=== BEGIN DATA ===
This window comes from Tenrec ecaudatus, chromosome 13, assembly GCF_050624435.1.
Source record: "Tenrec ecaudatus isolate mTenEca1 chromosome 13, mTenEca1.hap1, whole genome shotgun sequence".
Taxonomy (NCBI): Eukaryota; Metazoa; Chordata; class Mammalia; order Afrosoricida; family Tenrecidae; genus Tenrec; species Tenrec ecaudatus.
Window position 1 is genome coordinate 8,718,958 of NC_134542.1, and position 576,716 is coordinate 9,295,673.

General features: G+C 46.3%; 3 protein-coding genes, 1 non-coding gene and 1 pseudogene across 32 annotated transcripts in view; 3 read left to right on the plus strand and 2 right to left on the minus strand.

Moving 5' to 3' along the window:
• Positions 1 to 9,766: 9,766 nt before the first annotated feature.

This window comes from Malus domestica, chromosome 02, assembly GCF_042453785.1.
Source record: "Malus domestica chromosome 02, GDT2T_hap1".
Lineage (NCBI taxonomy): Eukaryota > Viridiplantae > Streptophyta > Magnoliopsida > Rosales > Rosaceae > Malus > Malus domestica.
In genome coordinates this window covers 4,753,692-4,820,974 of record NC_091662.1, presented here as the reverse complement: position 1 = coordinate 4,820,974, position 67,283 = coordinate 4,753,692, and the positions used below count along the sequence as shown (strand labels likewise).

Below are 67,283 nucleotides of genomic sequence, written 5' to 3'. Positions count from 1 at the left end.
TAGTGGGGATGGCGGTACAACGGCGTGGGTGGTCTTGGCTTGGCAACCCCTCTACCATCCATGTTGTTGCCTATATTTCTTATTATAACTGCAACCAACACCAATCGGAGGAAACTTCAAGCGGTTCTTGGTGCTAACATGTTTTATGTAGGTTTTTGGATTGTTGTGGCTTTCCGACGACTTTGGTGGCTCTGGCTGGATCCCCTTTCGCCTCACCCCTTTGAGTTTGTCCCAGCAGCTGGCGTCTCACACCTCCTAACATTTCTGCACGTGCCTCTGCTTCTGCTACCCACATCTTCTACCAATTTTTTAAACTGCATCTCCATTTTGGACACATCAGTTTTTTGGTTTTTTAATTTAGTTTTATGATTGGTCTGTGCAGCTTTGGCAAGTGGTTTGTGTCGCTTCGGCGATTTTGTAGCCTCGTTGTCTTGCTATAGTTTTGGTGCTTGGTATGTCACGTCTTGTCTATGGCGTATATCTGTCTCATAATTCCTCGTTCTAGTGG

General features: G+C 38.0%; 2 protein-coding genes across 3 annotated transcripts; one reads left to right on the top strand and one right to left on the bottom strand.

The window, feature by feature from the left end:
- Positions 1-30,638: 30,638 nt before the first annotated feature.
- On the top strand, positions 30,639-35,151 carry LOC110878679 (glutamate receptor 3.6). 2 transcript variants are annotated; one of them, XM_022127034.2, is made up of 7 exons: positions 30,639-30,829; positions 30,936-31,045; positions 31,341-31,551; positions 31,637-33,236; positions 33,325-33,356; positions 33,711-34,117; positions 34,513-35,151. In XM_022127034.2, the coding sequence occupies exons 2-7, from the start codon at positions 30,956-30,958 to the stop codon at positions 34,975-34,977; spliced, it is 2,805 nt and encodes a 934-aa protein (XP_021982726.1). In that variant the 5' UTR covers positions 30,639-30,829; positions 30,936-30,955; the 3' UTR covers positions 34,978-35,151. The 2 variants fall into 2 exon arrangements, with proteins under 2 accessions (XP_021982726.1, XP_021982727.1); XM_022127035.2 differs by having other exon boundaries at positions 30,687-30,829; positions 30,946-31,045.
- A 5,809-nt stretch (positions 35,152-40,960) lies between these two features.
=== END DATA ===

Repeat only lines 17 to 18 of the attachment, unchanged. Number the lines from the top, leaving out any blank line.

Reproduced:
- On the top strand, positions 30,639-35,151 carry LOC110878679 (glutamate receptor 3.6). 2 transcript variants are annotated; one of them, XM_022127034.2, is made up of 7 exons: positions 30,639-30,829; positions 30,936-31,045; positions 31,341-31,551; positions 31,637-33,236; positions 33,325-33,356; positions 33,711-34,117; positions 34,513-35,151. In XM_022127034.2, the coding sequence occupies exons 2-7, from the start codon at positions 30,956-30,958 to the stop codon at positions 34,975-34,977; spliced, it is 2,805 nt and encodes a 934-aa protein (XP_021982726.1). In that variant the 5' UTR covers positions 30,639-30,829; positions 30,936-30,955; the 3' UTR covers positions 34,978-35,151. The 2 variants fall into 2 exon arrangements, with proteins under 2 accessions (XP_021982726.1, XP_021982727.1); XM_022127035.2 differs by having other exon boundaries at positions 30,687-30,829; positions 30,946-31,045.
- A 5,809-nt stretch (positions 35,152-40,960) lies between these two features.